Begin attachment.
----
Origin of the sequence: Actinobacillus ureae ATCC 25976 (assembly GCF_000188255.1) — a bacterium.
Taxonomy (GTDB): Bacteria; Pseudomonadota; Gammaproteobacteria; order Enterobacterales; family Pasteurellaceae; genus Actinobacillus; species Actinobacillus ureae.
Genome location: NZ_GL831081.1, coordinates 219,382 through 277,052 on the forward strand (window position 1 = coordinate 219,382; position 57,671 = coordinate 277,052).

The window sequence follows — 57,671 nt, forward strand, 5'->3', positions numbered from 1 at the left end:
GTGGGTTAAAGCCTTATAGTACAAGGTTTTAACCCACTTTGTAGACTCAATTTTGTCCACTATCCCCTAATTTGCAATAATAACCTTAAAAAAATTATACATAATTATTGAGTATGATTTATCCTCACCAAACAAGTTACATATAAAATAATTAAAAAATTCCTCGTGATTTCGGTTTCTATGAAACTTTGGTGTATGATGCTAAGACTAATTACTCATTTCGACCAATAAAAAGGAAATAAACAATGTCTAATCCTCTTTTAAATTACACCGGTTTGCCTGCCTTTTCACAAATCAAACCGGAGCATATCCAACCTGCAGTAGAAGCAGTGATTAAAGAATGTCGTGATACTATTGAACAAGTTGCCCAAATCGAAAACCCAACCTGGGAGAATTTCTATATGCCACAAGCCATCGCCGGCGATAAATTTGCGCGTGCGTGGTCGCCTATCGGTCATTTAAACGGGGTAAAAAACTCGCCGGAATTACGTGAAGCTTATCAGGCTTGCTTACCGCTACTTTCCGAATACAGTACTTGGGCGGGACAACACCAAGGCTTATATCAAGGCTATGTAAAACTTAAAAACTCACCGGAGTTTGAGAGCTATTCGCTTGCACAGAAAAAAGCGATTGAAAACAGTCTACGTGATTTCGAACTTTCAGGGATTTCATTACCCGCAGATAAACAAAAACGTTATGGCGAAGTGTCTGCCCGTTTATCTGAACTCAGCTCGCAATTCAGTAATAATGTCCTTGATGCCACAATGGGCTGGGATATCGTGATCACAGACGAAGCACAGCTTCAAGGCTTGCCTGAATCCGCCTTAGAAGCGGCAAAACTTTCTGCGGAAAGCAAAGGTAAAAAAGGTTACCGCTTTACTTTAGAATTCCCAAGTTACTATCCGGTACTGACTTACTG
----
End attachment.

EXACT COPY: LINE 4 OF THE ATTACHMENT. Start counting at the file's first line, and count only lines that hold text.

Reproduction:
The window sequence follows — 57,671 nt, forward strand, 5'->3', positions numbered from 1 at the left end: